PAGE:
The big surprises being hinted at by Sid Ganis for the Oscar telecast will, whether they are successful and/or entertaining or not, will be derided at water coolers everywhere the following morning as the Second Coming of Rob Lowe, or at the very least the Second Coming of Oscar Bumper King, Peter Coyote. And whether they are or not, the telecast will be declared by conventional wisdom as the worst yet. Oh, and The Reader will win more than one Oscar.

30) Your hope for the movies in 2009

That the actual movies end up actually being more interesting than they seem right now.

31) What’s your top 10 of 2008? (If you have a blog and have your list posted, please feel free to leave a link to the post.)

Oh, all right…

BONUS QUESTION (to be answered after December 25):

32) What was your favorite movie-related Christmas gift that you received this year?

I got lots of keen movies, but the best combo was getting Blu-rays of Speed Racer and the restored Godfather Saga to go along with my new Playstation 3, which apparently holds the keys to the universe and can do anything…

****************************************************************

29 comments:

Flickhead said...

Perhaps this will prompt you to see Le Boucher.

Dennis Cozzalio said...

Ray, it's on my calendar in ink. Between now and June that means I'll only have to see about four Chabrol films a week to get up to snuff!

Claude Chabrol Blog-a-thon at Flickhead's house in June, everybody!

Ivan G. Shreve, Jr. said...

I suffered through Floyd Mutrux’s movie two more times just to see the Demme picture again.

I'd gladly suffer through American Hot Wax ten times that two and more. Best rock 'n' roll film ever made.

Dennis Cozzalio said...

Ivan, I just remember AHW being kinda dull and flat up so close to Demme's movie. I love the one-sheet though. It's been hanging on a wall in my various apartments and houses for years. You're saying this is another of those movies I didn't much care for as a kid that I should see as an adult? Okay! (I do like Tim McIntyre.)

Ivan G. Shreve, Jr. said...

Dennis:

I've just always had a soft spot for AHW--it's by no means the most accurate R&R film, but it just feels right.

We are in complete agreement re: Handle With Care, though. Why that one hasn't made it to DVD yet is a question I'd dearly love the answer to.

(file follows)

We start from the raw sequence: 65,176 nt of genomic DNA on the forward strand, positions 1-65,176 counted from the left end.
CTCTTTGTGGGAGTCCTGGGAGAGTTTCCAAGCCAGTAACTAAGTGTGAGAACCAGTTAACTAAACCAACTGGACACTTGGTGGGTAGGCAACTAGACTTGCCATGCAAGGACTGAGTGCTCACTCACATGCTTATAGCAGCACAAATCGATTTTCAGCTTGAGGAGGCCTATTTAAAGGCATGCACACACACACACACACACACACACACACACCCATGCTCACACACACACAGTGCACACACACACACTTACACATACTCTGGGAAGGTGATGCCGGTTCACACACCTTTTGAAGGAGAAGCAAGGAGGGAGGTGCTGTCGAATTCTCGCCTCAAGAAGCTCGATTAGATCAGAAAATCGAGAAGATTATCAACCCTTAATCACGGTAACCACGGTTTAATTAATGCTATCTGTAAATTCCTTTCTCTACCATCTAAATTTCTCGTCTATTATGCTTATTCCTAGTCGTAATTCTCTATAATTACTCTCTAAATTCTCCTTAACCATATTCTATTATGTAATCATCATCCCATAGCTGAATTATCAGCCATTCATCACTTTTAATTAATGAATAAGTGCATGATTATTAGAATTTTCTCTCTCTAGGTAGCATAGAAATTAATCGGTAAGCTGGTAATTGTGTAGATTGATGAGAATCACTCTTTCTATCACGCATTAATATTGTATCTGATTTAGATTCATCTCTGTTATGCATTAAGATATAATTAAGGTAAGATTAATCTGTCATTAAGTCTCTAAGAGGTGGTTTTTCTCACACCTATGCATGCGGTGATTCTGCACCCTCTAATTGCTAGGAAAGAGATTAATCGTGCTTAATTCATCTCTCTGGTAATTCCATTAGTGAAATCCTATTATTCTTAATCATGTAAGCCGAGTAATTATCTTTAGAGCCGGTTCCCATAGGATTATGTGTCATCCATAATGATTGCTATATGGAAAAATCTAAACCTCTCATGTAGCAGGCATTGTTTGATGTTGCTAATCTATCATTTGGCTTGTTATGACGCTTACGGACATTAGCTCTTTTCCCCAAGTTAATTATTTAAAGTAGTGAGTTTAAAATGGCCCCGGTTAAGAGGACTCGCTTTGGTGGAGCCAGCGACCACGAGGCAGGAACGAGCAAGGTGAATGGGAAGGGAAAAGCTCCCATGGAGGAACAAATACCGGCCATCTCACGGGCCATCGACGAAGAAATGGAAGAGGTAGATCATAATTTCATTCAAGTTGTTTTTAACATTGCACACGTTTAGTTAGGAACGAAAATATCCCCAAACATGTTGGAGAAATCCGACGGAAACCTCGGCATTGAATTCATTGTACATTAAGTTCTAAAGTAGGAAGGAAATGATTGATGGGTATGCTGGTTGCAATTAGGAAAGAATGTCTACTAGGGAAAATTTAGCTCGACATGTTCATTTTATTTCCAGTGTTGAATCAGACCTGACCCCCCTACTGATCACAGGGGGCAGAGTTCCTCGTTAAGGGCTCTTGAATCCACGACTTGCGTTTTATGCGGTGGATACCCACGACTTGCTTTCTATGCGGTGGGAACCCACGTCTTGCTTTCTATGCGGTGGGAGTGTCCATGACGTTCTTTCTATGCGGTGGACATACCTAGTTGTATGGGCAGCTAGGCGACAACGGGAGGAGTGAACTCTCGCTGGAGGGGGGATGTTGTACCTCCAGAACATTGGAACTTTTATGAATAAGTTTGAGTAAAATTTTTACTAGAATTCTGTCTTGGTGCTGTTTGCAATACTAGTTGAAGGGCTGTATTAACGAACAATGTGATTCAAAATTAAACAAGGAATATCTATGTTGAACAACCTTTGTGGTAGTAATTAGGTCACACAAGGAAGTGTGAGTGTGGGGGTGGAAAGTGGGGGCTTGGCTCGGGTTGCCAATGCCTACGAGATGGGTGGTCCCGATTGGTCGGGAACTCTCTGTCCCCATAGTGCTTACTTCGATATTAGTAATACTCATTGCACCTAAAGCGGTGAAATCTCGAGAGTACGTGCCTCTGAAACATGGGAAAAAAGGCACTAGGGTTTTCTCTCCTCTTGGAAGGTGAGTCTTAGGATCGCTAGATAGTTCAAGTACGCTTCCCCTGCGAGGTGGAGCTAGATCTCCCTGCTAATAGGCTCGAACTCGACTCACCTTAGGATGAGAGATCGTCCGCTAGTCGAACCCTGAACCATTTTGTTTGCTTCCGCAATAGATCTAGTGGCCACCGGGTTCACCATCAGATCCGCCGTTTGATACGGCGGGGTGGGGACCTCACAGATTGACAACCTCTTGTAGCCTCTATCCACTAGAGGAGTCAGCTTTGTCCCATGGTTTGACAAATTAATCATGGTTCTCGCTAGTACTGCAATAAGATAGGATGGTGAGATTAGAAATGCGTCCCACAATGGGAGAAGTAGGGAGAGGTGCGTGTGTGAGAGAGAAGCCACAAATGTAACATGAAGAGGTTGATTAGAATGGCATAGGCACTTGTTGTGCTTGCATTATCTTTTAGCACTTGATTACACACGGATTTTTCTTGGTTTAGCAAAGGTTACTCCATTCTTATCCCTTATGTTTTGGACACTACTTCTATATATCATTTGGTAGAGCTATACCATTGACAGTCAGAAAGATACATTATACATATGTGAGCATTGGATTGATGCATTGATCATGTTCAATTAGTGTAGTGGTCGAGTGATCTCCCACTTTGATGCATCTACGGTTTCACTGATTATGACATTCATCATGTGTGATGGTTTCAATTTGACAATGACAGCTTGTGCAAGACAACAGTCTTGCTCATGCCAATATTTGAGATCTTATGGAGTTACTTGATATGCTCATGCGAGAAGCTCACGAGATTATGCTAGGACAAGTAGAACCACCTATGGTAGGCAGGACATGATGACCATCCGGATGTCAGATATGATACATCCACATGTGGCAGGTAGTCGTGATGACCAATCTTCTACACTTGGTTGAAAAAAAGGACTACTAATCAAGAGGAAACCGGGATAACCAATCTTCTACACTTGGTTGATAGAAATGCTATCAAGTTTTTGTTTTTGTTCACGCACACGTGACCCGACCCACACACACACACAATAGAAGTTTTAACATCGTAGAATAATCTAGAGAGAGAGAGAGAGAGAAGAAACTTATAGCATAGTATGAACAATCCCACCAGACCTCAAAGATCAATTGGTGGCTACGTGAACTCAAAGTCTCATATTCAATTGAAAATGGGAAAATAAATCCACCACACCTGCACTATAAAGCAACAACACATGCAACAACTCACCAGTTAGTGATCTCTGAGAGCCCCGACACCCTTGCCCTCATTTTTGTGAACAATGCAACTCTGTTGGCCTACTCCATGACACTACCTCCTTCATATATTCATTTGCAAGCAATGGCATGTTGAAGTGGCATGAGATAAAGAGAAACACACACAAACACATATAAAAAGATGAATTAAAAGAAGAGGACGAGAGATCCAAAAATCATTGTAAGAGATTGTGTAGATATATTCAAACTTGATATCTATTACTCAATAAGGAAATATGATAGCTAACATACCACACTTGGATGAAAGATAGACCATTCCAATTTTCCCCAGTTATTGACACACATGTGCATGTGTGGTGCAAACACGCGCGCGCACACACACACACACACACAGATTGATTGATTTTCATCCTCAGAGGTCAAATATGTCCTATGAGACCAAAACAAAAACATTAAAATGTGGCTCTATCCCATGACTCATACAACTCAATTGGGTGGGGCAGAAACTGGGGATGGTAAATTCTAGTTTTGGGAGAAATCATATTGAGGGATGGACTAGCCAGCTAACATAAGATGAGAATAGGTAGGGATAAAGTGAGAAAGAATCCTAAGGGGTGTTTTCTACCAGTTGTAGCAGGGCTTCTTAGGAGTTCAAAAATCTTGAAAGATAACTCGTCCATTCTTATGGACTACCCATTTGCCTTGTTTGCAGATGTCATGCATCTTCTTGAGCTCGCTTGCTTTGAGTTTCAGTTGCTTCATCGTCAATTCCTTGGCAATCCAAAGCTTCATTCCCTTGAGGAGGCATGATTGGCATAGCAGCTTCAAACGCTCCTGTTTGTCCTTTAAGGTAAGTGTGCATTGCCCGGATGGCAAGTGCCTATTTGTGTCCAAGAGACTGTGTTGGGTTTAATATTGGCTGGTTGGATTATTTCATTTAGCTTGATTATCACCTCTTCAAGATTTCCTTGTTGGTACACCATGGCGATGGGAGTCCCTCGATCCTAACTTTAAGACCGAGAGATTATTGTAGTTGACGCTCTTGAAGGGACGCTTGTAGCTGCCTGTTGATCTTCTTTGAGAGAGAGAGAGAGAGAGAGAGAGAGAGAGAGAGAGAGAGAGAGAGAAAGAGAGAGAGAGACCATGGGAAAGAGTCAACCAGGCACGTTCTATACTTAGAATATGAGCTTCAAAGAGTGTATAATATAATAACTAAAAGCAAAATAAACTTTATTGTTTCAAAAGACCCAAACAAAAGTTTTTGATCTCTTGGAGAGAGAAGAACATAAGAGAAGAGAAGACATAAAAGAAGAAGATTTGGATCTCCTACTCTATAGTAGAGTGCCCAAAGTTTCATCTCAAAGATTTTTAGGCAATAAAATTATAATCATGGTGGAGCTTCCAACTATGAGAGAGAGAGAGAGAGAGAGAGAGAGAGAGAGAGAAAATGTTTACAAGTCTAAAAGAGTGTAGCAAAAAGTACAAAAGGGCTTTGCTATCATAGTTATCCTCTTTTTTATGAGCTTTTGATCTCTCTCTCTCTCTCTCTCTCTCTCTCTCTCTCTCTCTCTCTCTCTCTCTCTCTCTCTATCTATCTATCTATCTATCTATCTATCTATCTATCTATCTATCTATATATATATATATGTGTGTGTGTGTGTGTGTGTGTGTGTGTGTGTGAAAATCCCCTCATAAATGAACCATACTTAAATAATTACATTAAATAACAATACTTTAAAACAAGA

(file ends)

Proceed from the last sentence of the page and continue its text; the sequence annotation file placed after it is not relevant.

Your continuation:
Dave said...

#1 on my list of things I forgot to say in my post to the original quiz:

"But of course probably the most interesting thing about seeing movies more than once is seeing films that meant a lot to me as a youngster or a young man and finding out how they seem different to me as an adult. [...] It is we who are different, and seeing a movie again after a long time can reveal as much about how we have changed, about the people we were and the people we are, than just about any other art form."

Works for books, too!

Dennis Cozzalio said...

Absolutely, Dave. Turns out there's a lot more going on in The Adventures of Huckleberry Finn than just a raft ride down a river!

Paul Duane said...

Good call on Freebie and the Bean - I rewatched it recently, and I reckon Shane Black used it as the model for most of his movies, the edgy racial banter and the mixture of serious violence and wild humour holds up brilliantly. The relish with which the film's final killing is carried out is pretty hard to read as anything other than homophobic, though, which might account for some of the neglect it's suffered since release.

Dennis Cozzalio said...

Paul, thanks for your thoughts. It’s hard not to think about that last killing pretty seriously, especially given that attitudes toward homosexuality were generally still pretty dismissive, fearful and downright hostile in most mainstream movies of this period.

I wouldn’t go so far as to say that F&TB is not among those movies that could be considered homophobic—clearly Freebie’s disgust, and Bean’s befuddlement, toward the character in question is meant to be shared by the audience to some extent. But as I discussed with a friend afterward, it seems to me this movie was done a disservice by the documentary The Celluloid Closet in how that documentary takes only the shooting of this character, who is in drag, and uses it out of context as Exhibit “A” in the case against Hollywood’s intolerance and fear directed at the gay community. I think that it is significant that the character is presented throughout the film not as demented but as thoroughly confident, not to mention a lethal fighter—he puts the hurt on Freebie pretty definitively with his martial arts abilities— all qualities usually not present in the typical depiction of gays at the time as mincing, weak and with one eye on all the little boys on the playground.

It is probably not incorrect that the character’s homosexuality is meant, out of intent or complacency, to stand side by side with the other aspects that could be checked off in the “evil” column, but I think it’s slightly unfair for The Celluloid Closet, and others, to have suggested that we’re to relish the character’s death because he’s a fag and not because he’s the most clever, deadly criminal in the movie, regardless of his sexuality.

Larry Aydlette said...

"I haven’t seen it all the way through, but I suspect that Sam Fuller’s Park Row may be a contender as well.."

What the hell, son?

jim emerson said...